History of the G8

How It All Started

In the wake of the economic crisis that broke out in the early seventies, the main industrialised democracies decided – at the invitation of the French Government – to hold a top-level meeting providing an opportunity for an informal exchange of views and for talks on the measures that might be adopted to handle the serious economic and financial situation. That first meeting, which was thereafter to take place every year, was held in 1975, in the Château de Rambouillet, just outside Paris. It was attended by the Heads of State and Government of the main six industrialised countries: French President Valéry Giscard d’Estaing, German Chancellor Helmut Schmidt, Italian Prime Minister Aldo Moro, Japanese Prime Minister Takeo Miki, British Prime Minister Harold Wilson and US President Gerald Ford.

From G6 to G8

The initial purpose of the “Group of Six” (G6) was to join forces to address the mid-seventies economic crises, and the repercussions of the oil shock in particular, and the international monetary system reform necessitated by the demise of the Bretton Woods currency exchange system based on the dollar’s convertibility into gold.
In less than two years, Canada’s admission in 1977 turned the G6 into the G7. The European Community was also invited to attend.
The Soviet Union was invited for the first time to the forums held in parallel with the London G7 Summit in 1991. The new Russian Federation was subsequently brought gradually into the G7 process, until Russian President Boris Yeltsin made his début at the Naples Summit in 1994, thus launching the format dubbed G7+1.
It was the Denver Summit in 1997 that – at the invitation of the United States and the United Kingdom – brought Russia in as a member of the G8 in its own right. The first Summit chaired by Russia was held in St. Petersburg in July 2006.
How the Topics Have Evolved

The topics addressed by the Heads of State and Government at the G7 Summits were largely of an economic and financial nature in the first few years. Even now, the ministers of economic affairs and finance continue to meet in the G7 format, which preserves its own specific focus on their spheres of action compared with the G8.
The agenda subsequently broadened, first in the form of the working parties and ministerial meetings, to take in new topics, such as health and nuclear power.
The Italian-chaired Venice Summit also addressed strictly political issues, such as the military occupation of Afghanistan and terrorism, as full-fledged items on the agenda. As the topics and levels of cooperation have been extended, the final statements issued by the Heads of State and Government at the annual Summits have become increasingly wide-ranging and detailed. The statements are not binding, but they are important because the Heads of State and Government make political pledges at the highest political level, indicating the direction in which they intend to move together on crucial issues, such as finance, development, the environment and security.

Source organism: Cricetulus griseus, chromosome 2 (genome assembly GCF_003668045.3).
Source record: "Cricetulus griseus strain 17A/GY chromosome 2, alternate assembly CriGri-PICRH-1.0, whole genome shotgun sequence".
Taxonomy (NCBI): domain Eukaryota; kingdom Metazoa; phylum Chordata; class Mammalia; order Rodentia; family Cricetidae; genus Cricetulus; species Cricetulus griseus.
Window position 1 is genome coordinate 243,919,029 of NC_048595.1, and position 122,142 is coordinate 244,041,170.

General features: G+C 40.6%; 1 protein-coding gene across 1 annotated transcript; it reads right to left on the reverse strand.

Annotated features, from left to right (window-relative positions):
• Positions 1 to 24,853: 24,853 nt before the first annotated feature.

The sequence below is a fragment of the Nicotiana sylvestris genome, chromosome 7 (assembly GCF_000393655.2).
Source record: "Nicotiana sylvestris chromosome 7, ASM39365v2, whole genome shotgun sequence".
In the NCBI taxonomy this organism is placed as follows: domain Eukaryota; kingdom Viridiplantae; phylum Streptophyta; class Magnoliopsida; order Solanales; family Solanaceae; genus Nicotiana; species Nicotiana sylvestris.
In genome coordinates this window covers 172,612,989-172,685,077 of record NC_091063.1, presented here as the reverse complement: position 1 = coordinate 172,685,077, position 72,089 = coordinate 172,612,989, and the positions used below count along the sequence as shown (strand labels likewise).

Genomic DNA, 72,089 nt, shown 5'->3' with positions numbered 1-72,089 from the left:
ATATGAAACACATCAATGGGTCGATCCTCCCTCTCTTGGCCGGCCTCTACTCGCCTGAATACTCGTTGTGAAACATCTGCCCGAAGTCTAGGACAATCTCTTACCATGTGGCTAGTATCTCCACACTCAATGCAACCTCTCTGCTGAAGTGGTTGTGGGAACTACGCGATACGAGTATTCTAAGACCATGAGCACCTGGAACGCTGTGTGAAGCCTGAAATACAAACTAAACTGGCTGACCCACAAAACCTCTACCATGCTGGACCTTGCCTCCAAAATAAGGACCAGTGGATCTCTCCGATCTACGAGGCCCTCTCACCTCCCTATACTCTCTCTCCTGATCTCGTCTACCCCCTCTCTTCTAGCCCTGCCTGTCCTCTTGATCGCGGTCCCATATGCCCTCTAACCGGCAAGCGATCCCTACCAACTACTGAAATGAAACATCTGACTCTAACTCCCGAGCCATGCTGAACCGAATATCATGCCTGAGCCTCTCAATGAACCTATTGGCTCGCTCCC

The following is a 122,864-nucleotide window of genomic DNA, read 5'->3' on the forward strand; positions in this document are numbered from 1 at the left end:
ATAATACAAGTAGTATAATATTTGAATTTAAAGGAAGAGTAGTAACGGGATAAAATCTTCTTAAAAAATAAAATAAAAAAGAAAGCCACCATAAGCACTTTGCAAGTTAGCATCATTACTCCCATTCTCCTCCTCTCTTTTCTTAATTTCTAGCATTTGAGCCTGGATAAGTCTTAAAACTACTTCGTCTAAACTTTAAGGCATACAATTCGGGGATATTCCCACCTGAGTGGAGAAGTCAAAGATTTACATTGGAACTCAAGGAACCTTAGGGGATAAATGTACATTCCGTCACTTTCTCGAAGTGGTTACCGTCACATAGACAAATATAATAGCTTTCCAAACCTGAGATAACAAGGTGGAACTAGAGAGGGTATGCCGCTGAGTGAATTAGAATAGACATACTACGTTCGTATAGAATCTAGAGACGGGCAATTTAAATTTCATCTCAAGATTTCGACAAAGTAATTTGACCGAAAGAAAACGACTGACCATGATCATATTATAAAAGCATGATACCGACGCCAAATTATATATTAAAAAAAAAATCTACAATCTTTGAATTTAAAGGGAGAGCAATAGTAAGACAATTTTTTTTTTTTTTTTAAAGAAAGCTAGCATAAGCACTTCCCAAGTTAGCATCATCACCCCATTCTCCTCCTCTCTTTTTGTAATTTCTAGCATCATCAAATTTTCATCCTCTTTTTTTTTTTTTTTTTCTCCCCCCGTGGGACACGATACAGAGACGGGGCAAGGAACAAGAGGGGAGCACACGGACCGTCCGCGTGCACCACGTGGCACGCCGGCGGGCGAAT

With the dawn of the nineties, capital market liberalisation combined with the rise of the emerging markets and the complexity of the new global challenges, such as the fight against poverty and development policies, urged the G8 to promote dialogue with the developing countries, and with Africa in particular.

The Summit held in Germany in 2007 saw the launch of dialogue with the major emerging economies – Brazil, China, India, Mexico and South Africa –, which has been dubbed the Heiligendamm Dialogue Process (HDP), on four topics: investment, energy, innovation and development. The final report on the Dialogue Process will be submitted to the 2009 Summit. It will fall to Italy, in its capacity as Presidency of both the G8 and the Heiligendamm Process, to propose the format to be adopted by the G8 for continuing dialogue with the emerging economies.

Its awareness of the global scale of climate change and of the pressing need for action has led the G8 to impart strong political thrust to the issue and actively to involve the emerging economies as well. At the initiative of the United States, the Major Economies Forum (MEF), a form of intensified dialogue among the major world economies, was launched in 2007 with a view to fostering a positive outcome for the UN negotiations on the future post-2012 agreement on climate. There are 16 countries taking part in the MEF: the G8 countries, the five major emerging economies (Brazil, China, India, Mexico and South Africa) and Australia, South Korea and Indonesia.

Towards the New Challenges Posed by Globalisation

The G8’s track record from the mid-seventies to the present day has shown that the informal nature of its meetings has fostered an open exchange of views among countries that share democracy and similar levels of development.
The emergence of a world crisis in the financial and economic system in 2008 now poses a major new challenge for the Group of Eight, which, under the Italian Presidency, is being called upon to discuss a new form of world governance, based not least on a new, better-structured form of dialogue with the major emerging economies.